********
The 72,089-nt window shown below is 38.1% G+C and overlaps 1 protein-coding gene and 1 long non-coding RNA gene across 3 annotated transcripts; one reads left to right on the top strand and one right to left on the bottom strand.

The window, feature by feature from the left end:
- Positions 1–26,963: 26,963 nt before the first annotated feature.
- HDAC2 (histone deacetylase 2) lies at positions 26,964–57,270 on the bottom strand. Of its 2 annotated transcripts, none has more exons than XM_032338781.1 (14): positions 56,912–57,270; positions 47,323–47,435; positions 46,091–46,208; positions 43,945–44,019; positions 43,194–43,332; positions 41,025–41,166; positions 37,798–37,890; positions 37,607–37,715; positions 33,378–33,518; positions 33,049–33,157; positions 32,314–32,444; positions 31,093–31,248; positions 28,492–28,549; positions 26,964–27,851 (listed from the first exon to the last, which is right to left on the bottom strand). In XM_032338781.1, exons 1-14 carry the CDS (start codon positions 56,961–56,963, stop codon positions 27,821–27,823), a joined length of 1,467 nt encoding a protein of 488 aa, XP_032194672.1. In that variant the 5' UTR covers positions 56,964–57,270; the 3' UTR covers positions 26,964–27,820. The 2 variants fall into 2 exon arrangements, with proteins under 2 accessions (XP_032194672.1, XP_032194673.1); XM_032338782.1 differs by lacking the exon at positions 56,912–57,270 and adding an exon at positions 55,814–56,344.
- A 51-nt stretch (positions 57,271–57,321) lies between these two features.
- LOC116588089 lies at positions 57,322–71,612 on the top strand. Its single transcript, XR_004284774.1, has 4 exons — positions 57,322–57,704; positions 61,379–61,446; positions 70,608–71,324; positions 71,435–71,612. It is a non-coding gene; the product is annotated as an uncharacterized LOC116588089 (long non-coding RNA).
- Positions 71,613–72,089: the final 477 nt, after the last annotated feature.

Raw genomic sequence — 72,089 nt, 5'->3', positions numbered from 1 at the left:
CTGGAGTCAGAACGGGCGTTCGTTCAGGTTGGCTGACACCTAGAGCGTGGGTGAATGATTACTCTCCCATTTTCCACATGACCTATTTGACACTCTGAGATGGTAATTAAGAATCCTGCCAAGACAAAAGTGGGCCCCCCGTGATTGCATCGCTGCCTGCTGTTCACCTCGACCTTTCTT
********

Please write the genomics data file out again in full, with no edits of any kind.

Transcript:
The 72,089-nt window shown below is 38.1% G+C and overlaps 1 protein-coding gene and 1 long non-coding RNA gene across 3 annotated transcripts; one reads left to right on the top strand and one right to left on the bottom strand.

The window, feature by feature from the left end:
- Positions 1–26,963: 26,963 nt before the first annotated feature.
- HDAC2 (histone deacetylase 2) lies at positions 26,964–57,270 on the bottom strand. Of its 2 annotated transcripts, none has more exons than XM_032338781.1 (14): positions 56,912–57,270; positions 47,323–47,435; positions 46,091–46,208; positions 43,945–44,019; positions 43,194–43,332; positions 41,025–41,166; positions 37,798–37,890; positions 37,607–37,715; positions 33,378–33,518; positions 33,049–33,157; positions 32,314–32,444; positions 31,093–31,248; positions 28,492–28,549; positions 26,964–27,851 (listed from the first exon to the last, which is right to left on the bottom strand). In XM_032338781.1, exons 1-14 carry the CDS (start codon positions 56,961–56,963, stop codon positions 27,821–27,823), a joined length of 1,467 nt encoding a protein of 488 aa, XP_032194672.1. In that variant the 5' UTR covers positions 56,964–57,270; the 3' UTR covers positions 26,964–27,820. The 2 variants fall into 2 exon arrangements, with proteins under 2 accessions (XP_032194672.1, XP_032194673.1); XM_032338782.1 differs by lacking the exon at positions 56,912–57,270 and adding an exon at positions 55,814–56,344.
- A 51-nt stretch (positions 57,271–57,321) lies between these two features.
- LOC116588089 lies at positions 57,322–71,612 on the top strand. Its single transcript, XR_004284774.1, has 4 exons — positions 57,322–57,704; positions 61,379–61,446; positions 70,608–71,324; positions 71,435–71,612. It is a non-coding gene; the product is annotated as an uncharacterized LOC116588089 (long non-coding RNA).
- Positions 71,613–72,089: the final 477 nt, after the last annotated feature.

Raw genomic sequence — 72,089 nt, 5'->3', positions numbered from 1 at the left:
CTGGAGTCAGAACGGGCGTTCGTTCAGGTTGGCTGACACCTAGAGCGTGGGTGAATGATTACTCTCCCATTTTCCACATGACCTATTTGACACTCTGAGATGGTAATTAAGAATCCTGCCAAGACAAAAGTGGGCCCCCCGTGATTGCATCGCTGCCTGCTGTTCACCTCGACCTTTCTT